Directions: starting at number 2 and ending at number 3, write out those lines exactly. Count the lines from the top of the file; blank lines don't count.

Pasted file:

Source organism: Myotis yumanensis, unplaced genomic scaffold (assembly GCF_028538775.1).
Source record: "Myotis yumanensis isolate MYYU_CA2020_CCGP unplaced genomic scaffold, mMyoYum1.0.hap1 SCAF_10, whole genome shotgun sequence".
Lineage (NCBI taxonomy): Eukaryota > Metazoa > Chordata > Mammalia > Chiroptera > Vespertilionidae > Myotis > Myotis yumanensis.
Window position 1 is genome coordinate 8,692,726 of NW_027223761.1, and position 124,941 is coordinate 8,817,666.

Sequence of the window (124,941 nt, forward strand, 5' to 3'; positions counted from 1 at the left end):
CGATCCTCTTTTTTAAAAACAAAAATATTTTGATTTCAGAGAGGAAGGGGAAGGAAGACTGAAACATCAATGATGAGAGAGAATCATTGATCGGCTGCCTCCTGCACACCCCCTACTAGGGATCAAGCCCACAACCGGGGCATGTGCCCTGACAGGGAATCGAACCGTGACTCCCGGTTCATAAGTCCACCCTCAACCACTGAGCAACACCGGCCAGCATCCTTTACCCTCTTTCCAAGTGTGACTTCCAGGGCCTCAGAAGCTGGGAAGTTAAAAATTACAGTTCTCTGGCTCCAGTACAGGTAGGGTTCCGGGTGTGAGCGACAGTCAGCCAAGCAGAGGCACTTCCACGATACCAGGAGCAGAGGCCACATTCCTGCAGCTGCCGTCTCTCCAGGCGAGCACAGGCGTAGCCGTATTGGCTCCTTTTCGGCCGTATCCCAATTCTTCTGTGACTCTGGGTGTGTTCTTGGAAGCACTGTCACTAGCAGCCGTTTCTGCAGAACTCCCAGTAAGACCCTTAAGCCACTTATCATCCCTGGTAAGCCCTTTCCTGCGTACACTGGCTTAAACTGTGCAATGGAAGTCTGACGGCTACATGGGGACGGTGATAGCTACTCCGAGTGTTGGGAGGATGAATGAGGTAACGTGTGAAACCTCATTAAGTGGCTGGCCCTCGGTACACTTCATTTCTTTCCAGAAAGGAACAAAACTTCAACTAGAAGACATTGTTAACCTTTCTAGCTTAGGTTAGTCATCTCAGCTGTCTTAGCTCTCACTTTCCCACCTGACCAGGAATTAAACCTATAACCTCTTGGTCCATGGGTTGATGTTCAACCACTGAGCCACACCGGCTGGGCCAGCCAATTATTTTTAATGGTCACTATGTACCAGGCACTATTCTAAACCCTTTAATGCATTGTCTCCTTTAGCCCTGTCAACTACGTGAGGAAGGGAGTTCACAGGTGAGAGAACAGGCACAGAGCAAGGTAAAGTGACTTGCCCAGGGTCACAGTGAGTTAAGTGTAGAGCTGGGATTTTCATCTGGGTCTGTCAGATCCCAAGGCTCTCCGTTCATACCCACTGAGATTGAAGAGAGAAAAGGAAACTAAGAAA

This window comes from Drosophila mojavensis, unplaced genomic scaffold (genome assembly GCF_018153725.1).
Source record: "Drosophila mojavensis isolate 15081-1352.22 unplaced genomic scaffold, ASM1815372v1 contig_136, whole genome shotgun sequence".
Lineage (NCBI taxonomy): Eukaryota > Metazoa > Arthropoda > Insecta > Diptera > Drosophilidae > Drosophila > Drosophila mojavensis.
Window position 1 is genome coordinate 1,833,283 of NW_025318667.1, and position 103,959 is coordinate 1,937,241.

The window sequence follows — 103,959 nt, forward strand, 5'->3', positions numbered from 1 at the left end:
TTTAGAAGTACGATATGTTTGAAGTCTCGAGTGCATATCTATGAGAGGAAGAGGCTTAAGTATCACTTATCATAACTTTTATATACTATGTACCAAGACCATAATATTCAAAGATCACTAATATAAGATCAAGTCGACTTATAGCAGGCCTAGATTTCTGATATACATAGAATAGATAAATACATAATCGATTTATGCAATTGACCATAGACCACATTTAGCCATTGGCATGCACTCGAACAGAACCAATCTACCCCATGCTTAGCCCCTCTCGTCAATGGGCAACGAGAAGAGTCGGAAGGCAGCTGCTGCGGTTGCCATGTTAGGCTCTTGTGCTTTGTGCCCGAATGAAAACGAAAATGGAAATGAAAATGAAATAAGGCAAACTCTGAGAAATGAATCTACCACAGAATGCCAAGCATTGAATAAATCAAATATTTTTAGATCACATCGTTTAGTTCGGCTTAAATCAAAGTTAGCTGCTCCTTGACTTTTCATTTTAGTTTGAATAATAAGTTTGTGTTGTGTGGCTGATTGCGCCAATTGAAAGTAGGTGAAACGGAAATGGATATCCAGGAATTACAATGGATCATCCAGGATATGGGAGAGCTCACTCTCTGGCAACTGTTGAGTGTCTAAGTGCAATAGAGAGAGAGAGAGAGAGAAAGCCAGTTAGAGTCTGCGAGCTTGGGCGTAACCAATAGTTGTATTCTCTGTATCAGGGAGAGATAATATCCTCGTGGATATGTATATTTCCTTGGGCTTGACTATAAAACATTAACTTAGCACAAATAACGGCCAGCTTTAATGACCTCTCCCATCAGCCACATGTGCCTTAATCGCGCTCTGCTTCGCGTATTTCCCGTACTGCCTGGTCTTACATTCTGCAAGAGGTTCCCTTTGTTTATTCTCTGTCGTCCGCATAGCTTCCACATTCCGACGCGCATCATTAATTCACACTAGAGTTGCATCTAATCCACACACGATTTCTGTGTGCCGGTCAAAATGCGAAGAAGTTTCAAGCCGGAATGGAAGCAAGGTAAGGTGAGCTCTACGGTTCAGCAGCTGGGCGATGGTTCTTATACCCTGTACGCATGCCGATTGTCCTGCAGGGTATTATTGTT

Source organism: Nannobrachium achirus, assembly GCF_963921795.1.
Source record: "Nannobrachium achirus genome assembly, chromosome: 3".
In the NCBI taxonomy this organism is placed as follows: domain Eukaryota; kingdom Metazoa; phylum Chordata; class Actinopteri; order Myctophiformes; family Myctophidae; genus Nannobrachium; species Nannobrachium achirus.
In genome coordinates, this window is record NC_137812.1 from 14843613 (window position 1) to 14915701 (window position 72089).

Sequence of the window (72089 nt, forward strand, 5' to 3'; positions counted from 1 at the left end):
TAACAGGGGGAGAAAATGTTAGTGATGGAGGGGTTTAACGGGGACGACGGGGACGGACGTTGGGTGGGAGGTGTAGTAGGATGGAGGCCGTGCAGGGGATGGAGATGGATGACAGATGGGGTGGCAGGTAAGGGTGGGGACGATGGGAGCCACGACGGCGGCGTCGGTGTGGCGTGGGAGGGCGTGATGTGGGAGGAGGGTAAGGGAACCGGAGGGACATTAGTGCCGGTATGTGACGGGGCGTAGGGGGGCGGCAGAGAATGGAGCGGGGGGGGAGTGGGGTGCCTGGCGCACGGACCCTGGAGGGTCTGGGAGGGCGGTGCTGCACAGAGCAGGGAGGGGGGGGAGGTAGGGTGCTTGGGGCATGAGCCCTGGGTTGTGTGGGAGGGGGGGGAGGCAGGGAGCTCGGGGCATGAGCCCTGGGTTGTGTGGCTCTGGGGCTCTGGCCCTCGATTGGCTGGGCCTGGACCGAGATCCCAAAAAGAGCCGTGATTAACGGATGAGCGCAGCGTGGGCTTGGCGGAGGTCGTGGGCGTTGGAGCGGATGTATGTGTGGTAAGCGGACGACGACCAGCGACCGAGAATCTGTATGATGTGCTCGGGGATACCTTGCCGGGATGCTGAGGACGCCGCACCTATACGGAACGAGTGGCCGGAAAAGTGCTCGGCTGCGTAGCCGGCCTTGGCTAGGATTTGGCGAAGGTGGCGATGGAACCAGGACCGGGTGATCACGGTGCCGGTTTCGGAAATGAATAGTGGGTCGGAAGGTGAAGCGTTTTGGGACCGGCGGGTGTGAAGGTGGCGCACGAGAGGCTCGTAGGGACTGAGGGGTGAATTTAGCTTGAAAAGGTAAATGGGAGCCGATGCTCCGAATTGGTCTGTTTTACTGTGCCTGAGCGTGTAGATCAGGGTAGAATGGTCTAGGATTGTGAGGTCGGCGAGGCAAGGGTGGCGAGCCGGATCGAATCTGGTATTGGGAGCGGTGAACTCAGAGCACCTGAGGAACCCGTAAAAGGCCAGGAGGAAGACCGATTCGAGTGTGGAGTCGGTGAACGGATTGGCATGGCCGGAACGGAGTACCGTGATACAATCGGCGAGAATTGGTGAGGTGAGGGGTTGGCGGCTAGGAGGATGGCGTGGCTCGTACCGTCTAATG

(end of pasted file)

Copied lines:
Source record: "Myotis yumanensis isolate MYYU_CA2020_CCGP unplaced genomic scaffold, mMyoYum1.0.hap1 SCAF_10, whole genome shotgun sequence".
Lineage (NCBI taxonomy): Eukaryota > Metazoa > Chordata > Mammalia > Chiroptera > Vespertilionidae > Myotis > Myotis yumanensis.